6.5.2.1.6  A service that is ordinarily considered non-skilled could be considered a skilled service in cases where there is clear documentation that, because of complications or possible complications, or the requirement to manage the beneficiary’s qualifying condition, skilled rehabilitation personnel are required to perform or supervise the service or to observe the beneficiary. However, the importance of a particular service to a beneficiary or the frequency with which it must be performed does not, by itself, make a non-skilled service into a skilled service.
6.5.2.1.7  Services of skilled therapists for the purpose of teaching the patient or the patient’s family or caregivers necessary techniques, exercises or precautions are covered to the extent that they are reasonable and necessary to manage the beneficiary’s qualifying condition. However, time spent by skilled therapists in a beneficiary’s home for the purpose of training other HHA staff, home health aides for example, is not billable since the agency is responsible for ensuring that its staff is properly trained to perform any service it furnishes. The cost for such time and services is an administrative cost to the agency.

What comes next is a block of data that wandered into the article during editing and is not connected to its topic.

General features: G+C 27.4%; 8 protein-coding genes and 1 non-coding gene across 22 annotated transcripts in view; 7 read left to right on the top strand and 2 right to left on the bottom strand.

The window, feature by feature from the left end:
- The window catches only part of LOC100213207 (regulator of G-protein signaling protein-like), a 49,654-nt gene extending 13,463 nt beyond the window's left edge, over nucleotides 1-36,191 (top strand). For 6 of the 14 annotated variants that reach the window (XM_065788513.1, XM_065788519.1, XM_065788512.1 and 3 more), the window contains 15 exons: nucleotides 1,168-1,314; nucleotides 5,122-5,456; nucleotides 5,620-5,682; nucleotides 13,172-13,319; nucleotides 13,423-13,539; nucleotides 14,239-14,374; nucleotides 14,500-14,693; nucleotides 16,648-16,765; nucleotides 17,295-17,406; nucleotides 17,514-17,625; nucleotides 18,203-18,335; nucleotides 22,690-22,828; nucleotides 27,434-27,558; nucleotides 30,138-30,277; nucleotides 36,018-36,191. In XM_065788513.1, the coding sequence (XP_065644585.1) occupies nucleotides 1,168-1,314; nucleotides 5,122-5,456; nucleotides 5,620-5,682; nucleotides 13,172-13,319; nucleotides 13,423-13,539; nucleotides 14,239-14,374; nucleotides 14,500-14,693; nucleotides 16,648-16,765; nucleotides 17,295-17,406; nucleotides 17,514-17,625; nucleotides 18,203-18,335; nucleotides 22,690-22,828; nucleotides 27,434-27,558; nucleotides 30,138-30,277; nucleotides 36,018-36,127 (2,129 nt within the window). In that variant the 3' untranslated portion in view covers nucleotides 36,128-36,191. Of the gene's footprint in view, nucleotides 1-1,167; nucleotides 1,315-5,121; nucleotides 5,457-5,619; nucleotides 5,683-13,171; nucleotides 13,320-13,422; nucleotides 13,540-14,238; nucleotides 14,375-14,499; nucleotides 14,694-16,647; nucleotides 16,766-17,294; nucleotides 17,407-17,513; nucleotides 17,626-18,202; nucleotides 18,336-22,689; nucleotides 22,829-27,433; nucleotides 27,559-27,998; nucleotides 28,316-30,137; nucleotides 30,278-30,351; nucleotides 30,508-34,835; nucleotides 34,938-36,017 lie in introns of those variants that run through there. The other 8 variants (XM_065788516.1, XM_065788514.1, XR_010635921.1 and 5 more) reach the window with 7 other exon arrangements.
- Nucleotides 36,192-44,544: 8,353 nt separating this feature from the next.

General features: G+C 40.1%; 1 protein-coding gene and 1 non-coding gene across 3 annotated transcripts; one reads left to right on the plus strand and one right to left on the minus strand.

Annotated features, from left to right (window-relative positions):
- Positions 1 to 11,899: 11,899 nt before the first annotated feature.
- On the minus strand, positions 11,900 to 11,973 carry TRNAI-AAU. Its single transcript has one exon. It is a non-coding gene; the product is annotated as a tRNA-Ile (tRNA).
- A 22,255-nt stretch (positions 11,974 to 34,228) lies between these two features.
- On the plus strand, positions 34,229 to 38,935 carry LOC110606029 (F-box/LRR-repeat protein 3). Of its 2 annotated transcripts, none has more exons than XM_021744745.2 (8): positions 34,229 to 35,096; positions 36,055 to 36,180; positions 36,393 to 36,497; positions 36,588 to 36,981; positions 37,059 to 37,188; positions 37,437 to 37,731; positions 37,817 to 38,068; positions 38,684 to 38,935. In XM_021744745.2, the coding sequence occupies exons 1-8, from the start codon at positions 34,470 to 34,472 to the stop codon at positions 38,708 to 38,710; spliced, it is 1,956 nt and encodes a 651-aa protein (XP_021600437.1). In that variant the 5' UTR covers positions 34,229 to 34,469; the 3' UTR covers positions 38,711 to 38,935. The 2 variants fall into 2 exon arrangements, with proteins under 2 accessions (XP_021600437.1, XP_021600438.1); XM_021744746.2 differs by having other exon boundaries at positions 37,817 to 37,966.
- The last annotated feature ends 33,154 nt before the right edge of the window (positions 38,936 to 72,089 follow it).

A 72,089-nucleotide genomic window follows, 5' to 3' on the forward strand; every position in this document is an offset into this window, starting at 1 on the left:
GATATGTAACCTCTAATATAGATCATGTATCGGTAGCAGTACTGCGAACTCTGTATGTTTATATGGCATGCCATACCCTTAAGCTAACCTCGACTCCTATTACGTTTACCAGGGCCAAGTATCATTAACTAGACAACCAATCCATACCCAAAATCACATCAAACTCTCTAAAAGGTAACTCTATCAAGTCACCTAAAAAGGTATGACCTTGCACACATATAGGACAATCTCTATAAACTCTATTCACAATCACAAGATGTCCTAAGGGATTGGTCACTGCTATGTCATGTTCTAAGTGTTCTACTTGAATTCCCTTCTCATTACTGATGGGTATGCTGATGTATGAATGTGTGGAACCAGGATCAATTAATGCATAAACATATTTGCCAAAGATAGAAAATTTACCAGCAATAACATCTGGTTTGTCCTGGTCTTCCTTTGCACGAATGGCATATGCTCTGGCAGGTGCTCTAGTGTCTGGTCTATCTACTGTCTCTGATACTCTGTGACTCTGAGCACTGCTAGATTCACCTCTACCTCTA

6.5.2.2  Application of the General Principles to Occupational Therapy Services.
6.5.2.2.1  Assessment. The skills of an occupational therapist to assess and reassess a beneficiary’s rehabilitation or maintenance of function needs and potential, or to develop and/or implement an occupational therapy program, are covered when they are reasonable and necessary because of the patient’s condition.
6.5.2.2.2  Planning, Implementing and Supervision of Therapeutic Programs. The planning, implementing and supervision of therapeutic programs including, but not limited to those listed below, are skilled occupational therapy services, and if reasonable and necessary to the management of the beneficiary’s qualifying condition, are covered. The contractor’s or TOP contractor’s medical review staff will be responsible for determining the reasonableness and necessity of therapeutic programs not listed under this paragraph.
6.5.2.2.2.1  Selecting and teaching task oriented therapeutic activities designed to restore or maintain current level of physical function.